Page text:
TOKYO -- The love of your life may be just around the corner, and (yet another) dating app promises to lead you there.
Cross Me, an app from Playmotion, a Tokyo-based subsidiary of internet advertising company CyberAgent, uses a Global Positioning System to alert registered users when they come within range of a casual date or lifelong mate. When a potential 'significant other' is close, a photo with a screen name and other information appears, showing the person's approximate location. If mutually interested, the two can start chatting then take it from there.
About 140,000 people have signed up for the app, another of the so called "love tech" genre, which takes a high-tech approach to reducing the army of lonely hearts, especially among young singles in Japan.
Chance meetings not so chancy
Apps such as Cross Me do not just lower the odds of finding one's true love. Rather, the technology behind these apps all but ensures a "fateful meeting" of the type shown in last year's animated Japanese blockbuster, "Kimi no Na wa (Your Name)."
Take 23-year-old Ryosuke Koizumi of Fujisawa, a city just southwest of Tokyo. While on his way to a hair salon last fall, he checked his app and found 19-year-old Kaori Koide was nearby, a habitual love tech user who was on her way to a concert and who fit Koizumi's preferences. After signaling his interest, Koide responded and a new love blossomed.
They started exchanging messages the same day and were soon dating every week. In May, the couple will start living together. "I am very impressed that a series of unexpected events, like being in [the same location] at about the same time, lead to our meeting," said Koizumi.
The app tracks the type of people users connect with, showing patterns of interactions with certain types. "If [the app] says three to four encounters, it is a sign that they share the same types of activities," said Playmotion President Shigekazu Hiramatsu. "This means that they are likely to enjoy talking about things they have in common."
Traditional matching services -- whether bricks-and-mortar or online -- require users to input what they desire in a partner, including height, annual income, hobbies and other traits. Then the hunt begins for a mate who fits the bill. Many people, however, complain that there are too many incompatibilities upon meeting in person.
Love tech attempts to solve this by using a wider range of data to acquire a more complete understanding of users, and therefore greater opportunities for romance.
Take the case of Yuri, a 30-year-old midwife working at a Tokyo hospital. She had been using Pairs, a matchmaking app, and was not particularly attracted to the profile of a man recommended by the app. But the compatibility level indicated a remarkably high 92%. As a comparison, only about one pair out of 30 are rated 90% and over.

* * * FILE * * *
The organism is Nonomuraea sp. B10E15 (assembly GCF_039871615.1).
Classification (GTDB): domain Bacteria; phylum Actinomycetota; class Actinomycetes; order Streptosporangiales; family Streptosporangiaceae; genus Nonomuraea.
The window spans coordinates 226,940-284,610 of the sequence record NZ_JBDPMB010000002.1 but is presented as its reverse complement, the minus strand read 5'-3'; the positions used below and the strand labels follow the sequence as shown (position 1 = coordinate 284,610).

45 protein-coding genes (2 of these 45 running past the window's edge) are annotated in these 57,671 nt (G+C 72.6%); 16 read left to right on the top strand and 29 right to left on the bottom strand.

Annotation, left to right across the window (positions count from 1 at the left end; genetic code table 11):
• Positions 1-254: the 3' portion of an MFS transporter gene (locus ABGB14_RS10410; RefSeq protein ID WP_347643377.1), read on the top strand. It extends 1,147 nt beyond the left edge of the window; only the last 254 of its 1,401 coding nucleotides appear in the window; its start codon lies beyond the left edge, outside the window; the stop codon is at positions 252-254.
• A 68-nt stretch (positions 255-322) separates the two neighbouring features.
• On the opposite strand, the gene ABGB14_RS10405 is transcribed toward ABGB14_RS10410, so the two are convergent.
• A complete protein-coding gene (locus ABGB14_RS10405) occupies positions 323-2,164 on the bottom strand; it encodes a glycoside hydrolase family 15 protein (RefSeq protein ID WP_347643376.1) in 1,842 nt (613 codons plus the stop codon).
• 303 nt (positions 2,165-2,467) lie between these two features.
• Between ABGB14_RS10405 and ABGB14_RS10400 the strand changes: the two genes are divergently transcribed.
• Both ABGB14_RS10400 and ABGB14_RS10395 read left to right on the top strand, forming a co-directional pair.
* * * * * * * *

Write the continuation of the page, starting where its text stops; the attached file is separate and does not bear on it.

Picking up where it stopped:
Based on this, Yuri gave it a go. Her wedding will be in May to Atsushi Nitasaka, the man recommended by Pairs and whom she had initially thought wasn't her type.
"At first I thought [my partner] had a different personality than me." But when she met him, she found that she was "on the same wavelength as him."
Similarly, Nitasaka said he was fond of tall women who love to drink. "But a person who really suits me is different [from those attributes]," he said.
New ways match
Shintaro Kaneko, chief technical officer of Tokyo-based app operator Eureka, said the app's main feature reveals "potential preferences that [users] do not even know existed."
The app analyzes self-introductions, profiles, hobbies and preferences. It then compares this information against the company's big data, including common characteristics of successful relationships, after which it makes recommendations. For example, the app may recommend a man who likes meditation to a career woman, assuming that a woman keen on working must want to improve the quality of her life.
Pairs, which launched in 2012, is regarded as the pioneer in matchmaking apps. Its membership has soared to 5 million over the last two and a half years.
According to a survey by Tokyo-based research company MMD Labo targeting single men and women, 2,764 respondents said they know about matchmaking apps. Of these, 41% said they want to use or have already used such apps. Respondents who have met a person through an app totaled 263, of whom 24% said they are currently dating that person.
A 34-year-old woman in Chiba Prefecture, southeast of Tokyo, said she met her husband through a matchmaking app in 2015. Prior to meeting him, she would go to matchmaking parties about once a week. "My husband is a researcher, whom I never would have been able to meet at a matchmaking party," the woman said. "The computer introduced me," she added with a smile.
Some matchmaking apps cater to the lesbian, gay, bisexual and transgender (LGBT) crowd. Tokyo-based Groups offers Smatch-R, a rare smartphone app designed for this community. Some 1,600 people currently use the service.
Groups President Toru Maekawa said LGBTs he met in Shinjuku 2-chome, Tokyo's gay district, told him about their problems meeting new people. The president feels that there is a huge demand for LGBT matchmaking services. "Many people still cannot come out [as LGBT]," he remarked.
Japan's LGBT population is estimated to be about 10 million.
Too much of a good thing
Matchmaking consultant Tamako Sawaguchi, the author of "Hajimete no 'Netto Konkatsu'" (Beginning of Net-based Marriage-hunting), met 104 men via smartphone apps, eventually marrying one of them. She now holds more than 100 seminars a year, during which she extols the benefits of love tech.
At the same time, she is alarmed that these apps may encourage people to date more and break up even more easily. The apps may also discourage marriage, since users could try to keep improving on their current partner, she mentioned.
As with most everything in life, perhaps too much of a good thing can be bad, even love.